The country fell in love with Mitch Tambo on the stage of Australia's Got Talent. He fell in love with his country long before that, write Madeline Link and Ben Jaffrey.
The Gamilaraay and Birri Gubba man catapulted Indigenous culture into the mainstream with his original, contemporary music sung in traditional tongue.
Tambo grew up in Tamworth; his grand final song was a tribute to Gamilaraay country and the moment he felt his spirit was set free.
"It's about my time on country and what that does for me," he said.
"Around that fire is where my heart can be broken free and there's this sense of love that only my country can give me.
"For some people going to the MCG is where they find that healing and love - for me it's back home."
Born in Sydney, Tambo moved to Tamworth when he was 18 months old.
His mother Roz Parker empowered him to embrace his culture and identity, while Aunty Bernadette Duncan helped him revive his language.
"My mum has been my greatest influencer, period," Tambo said.
"When it comes to culture, she empowered and encouraged me 1000 per cent to dive in and never look back.
"She's seen the power in it and what it's done for my spirit."
While Roz may have given her son the tools, she said it was Tambo's own choosing to use them in the way he had.
"I was raised in a positive environment with free will and I wanted that for Mitch. I never preached to Mitch whatsoever. I gave him perspective and then it was up to him," Roz said.
"He went to Birrelee when he was a two-year-old and there was always a sense of connection there.
"He's just a unique human being and I look up to him. Not many parents can say that. He's a very spiritual person and very self aware."
Those gifts instilled in Mitch are what the 29-year-old credits with keeping him on track in a country where Indigenous people are over-represented in the prison system; and more likely to have chronic disease, mental health problems, and abuse drugs and alcohol.
So he started True Culture four years ago, a program that empowers young people to explore their identity through cultural performance, mentor workshops, bush tucker and art experiences.
"I like to believe we are progressing," Tambo said.
"I feel like we have to believe that, even if the statistics don't say that."
The programs are run out of Melbourne where Tambo lives now, and his goal is to deliver them back on country in Tamworth and other regional areas.
True Culture works primarily to empower disengaged kids, those in foster care or on the brink of juvenile justice.
The program also does a lot of work with schools, childcare centres and lectures with university educators.
It's important to him to share his history in a country where Aboriginal people have been denied the right to celebrate their culture for about 200 years.
To be able to practise it freely in 2019 is where the path to healing begins, Tambo said.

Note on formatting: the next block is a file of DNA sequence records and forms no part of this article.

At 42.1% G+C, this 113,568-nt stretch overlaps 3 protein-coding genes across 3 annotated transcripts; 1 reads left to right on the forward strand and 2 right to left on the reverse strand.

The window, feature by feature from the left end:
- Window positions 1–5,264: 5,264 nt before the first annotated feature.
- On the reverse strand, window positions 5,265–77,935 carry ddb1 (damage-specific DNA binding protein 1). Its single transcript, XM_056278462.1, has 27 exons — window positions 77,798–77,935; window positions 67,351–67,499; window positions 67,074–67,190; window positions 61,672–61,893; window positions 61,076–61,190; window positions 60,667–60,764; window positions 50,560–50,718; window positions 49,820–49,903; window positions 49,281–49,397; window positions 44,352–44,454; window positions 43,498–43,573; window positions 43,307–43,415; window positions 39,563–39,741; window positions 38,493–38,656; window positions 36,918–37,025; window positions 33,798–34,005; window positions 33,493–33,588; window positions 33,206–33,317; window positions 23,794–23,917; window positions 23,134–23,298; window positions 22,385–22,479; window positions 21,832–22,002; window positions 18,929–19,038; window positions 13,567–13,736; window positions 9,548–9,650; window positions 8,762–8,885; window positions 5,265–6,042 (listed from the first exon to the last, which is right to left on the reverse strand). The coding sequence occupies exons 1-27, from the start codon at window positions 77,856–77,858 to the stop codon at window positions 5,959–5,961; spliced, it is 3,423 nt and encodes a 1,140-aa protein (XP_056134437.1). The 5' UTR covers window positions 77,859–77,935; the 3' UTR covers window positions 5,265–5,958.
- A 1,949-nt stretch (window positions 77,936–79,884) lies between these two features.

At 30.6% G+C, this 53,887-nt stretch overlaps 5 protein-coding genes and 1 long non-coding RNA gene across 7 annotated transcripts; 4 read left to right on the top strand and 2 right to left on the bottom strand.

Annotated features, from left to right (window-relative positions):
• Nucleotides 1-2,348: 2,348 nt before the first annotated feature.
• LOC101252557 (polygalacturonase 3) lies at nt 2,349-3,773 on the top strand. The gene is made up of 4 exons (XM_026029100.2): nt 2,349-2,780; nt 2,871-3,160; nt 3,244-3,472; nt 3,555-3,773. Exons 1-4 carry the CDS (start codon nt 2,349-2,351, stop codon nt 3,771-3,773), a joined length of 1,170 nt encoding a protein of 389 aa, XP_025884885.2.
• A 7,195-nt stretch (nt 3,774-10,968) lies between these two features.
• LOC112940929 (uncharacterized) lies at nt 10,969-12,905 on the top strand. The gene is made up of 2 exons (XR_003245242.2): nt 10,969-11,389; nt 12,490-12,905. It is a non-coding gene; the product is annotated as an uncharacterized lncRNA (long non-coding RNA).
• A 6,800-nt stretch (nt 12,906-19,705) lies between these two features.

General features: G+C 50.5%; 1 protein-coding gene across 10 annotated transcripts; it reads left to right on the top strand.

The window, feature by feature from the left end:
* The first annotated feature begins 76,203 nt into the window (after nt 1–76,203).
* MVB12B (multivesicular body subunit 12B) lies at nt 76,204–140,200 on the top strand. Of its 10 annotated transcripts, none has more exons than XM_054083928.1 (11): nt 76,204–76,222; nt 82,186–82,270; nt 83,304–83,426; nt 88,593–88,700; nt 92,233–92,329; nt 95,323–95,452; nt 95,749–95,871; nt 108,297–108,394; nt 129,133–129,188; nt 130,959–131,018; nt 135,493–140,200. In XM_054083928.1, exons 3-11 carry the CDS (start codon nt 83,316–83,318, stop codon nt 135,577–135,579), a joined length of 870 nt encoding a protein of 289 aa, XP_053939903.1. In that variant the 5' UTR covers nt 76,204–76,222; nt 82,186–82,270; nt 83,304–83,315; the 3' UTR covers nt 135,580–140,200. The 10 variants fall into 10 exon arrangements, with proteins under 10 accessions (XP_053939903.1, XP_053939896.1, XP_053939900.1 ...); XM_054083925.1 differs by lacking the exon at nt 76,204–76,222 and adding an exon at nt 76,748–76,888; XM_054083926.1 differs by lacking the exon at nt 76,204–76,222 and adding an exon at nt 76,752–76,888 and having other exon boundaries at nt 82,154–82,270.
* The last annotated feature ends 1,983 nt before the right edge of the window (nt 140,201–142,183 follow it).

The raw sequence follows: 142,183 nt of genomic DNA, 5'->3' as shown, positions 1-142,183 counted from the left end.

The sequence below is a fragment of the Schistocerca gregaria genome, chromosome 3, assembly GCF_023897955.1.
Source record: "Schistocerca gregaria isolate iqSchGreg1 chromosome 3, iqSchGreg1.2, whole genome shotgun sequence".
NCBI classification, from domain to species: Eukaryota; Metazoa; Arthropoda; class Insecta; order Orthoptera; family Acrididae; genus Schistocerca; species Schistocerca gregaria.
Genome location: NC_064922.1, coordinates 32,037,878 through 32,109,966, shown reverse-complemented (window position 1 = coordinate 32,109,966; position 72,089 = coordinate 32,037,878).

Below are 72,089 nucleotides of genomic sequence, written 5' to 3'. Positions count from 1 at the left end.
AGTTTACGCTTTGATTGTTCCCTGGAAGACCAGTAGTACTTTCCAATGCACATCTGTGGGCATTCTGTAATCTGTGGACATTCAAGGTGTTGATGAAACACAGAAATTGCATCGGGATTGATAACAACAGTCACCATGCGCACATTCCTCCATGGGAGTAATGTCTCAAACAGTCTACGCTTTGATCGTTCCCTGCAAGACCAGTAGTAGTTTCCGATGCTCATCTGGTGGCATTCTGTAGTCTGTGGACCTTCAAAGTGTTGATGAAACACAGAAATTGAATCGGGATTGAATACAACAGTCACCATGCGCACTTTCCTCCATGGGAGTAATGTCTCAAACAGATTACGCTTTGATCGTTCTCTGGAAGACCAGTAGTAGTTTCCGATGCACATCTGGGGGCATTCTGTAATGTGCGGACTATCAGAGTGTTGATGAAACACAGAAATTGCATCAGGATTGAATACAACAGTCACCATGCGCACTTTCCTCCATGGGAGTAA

"I think that's universal, not just a black-and-white thing," he said.
"Once you have a sense of self-identity and belonging, it brings you great healing because at the essence of that is self-love and respect.
"If you're denied the right to celebrate that, there's a sense of agony. In a clinical sense, it's trans-generational trauma.
"If you know who you are you have less chance of wavering, of being taken out by drugs, because you're connected and you don't need that."
Tambo received two golden buzzers on the talent show.
Part of the reason he wanted to go on and share his culture was to become an example of opportunity.
The more Aboriginal people are on national platforms and represented in all passions, the more young people will chase their dreams, Tambo said.
"We aren't just NRL stars," he said.
"We're lawyers, doctors and it's the truth.
"We are portrayed as these amazing athletes and there's people who are, but we want to be more than that."
Tambo's original songs have hit number 2 in the iTunes top 200 releases in Australia across all genres, and number 1 in the World Australian Chart.
The success is no surprise to Tambo's mother.
"From two years of age, he's [Tambo] always had something magical about him," Roz said.
She said her son was "the man of the people" and that was reflected in the wide appeal of his music.
"It [Tambo's grand final song] wasn't just for Indigenous people, it was for everyone. Anyone can dance to that song," Roz said.
"It's the essence behind the song.
"Mitch is like a little magnet.
"When he's singing [in the Gamilaraay] language, it's like it's hypnotic.
"He's singing from a deep, deep place. No one can teach him that."
Moving forward Tambo wants to continue to release more music like the song he performed in the Australia's Got Talent grand final.
"My whole drive is to celebrate my culture, my identity - within that I want to empower and encourage everyone to celebrate who they are and where they come from.
"Regardless of race, religion or sexuality.
"I want to continue my journey in youth empowerment and encourage them to be who they want to be, uncover their purpose and stay on a track that's fruitful."